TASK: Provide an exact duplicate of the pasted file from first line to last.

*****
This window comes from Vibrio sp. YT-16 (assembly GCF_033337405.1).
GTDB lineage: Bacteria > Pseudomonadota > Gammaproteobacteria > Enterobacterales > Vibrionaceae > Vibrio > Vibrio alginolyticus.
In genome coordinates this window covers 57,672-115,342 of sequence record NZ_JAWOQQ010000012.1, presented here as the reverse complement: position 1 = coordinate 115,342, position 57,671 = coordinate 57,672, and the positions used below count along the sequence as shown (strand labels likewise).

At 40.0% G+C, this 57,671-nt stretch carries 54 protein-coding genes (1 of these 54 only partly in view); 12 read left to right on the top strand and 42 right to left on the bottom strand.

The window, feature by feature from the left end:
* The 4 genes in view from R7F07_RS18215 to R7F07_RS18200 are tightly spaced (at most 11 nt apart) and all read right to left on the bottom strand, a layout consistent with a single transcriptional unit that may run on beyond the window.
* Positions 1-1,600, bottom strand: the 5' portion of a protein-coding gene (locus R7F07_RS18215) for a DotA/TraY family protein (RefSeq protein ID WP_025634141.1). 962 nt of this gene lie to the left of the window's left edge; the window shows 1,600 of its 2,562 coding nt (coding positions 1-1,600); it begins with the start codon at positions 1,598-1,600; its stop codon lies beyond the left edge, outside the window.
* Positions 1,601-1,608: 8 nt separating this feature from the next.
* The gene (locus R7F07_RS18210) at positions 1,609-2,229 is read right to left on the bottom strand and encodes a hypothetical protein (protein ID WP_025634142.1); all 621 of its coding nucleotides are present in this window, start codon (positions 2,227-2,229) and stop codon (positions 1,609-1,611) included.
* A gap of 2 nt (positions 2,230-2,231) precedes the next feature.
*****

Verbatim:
This window comes from Vibrio sp. YT-16 (assembly GCF_033337405.1).
GTDB lineage: Bacteria > Pseudomonadota > Gammaproteobacteria > Enterobacterales > Vibrionaceae > Vibrio > Vibrio alginolyticus.
In genome coordinates this window covers 57,672-115,342 of sequence record NZ_JAWOQQ010000012.1, presented here as the reverse complement: position 1 = coordinate 115,342, position 57,671 = coordinate 57,672, and the positions used below count along the sequence as shown (strand labels likewise).

At 40.0% G+C, this 57,671-nt stretch carries 54 protein-coding genes (1 of these 54 only partly in view); 12 read left to right on the top strand and 42 right to left on the bottom strand.

The window, feature by feature from the left end:
* The 4 genes in view from R7F07_RS18215 to R7F07_RS18200 are tightly spaced (at most 11 nt apart) and all read right to left on the bottom strand, a layout consistent with a single transcriptional unit that may run on beyond the window.
* Positions 1-1,600, bottom strand: the 5' portion of a protein-coding gene (locus R7F07_RS18215) for a DotA/TraY family protein (RefSeq protein ID WP_025634141.1). 962 nt of this gene lie to the left of the window's left edge; the window shows 1,600 of its 2,562 coding nt (coding positions 1-1,600); it begins with the start codon at positions 1,598-1,600; its stop codon lies beyond the left edge, outside the window.
* Positions 1,601-1,608: 8 nt separating this feature from the next.
* The gene (locus R7F07_RS18210) at positions 1,609-2,229 is read right to left on the bottom strand and encodes a hypothetical protein (protein ID WP_025634142.1); all 621 of its coding nucleotides are present in this window, start codon (positions 2,227-2,229) and stop codon (positions 1,609-1,611) included.
* A gap of 2 nt (positions 2,230-2,231) precedes the next feature.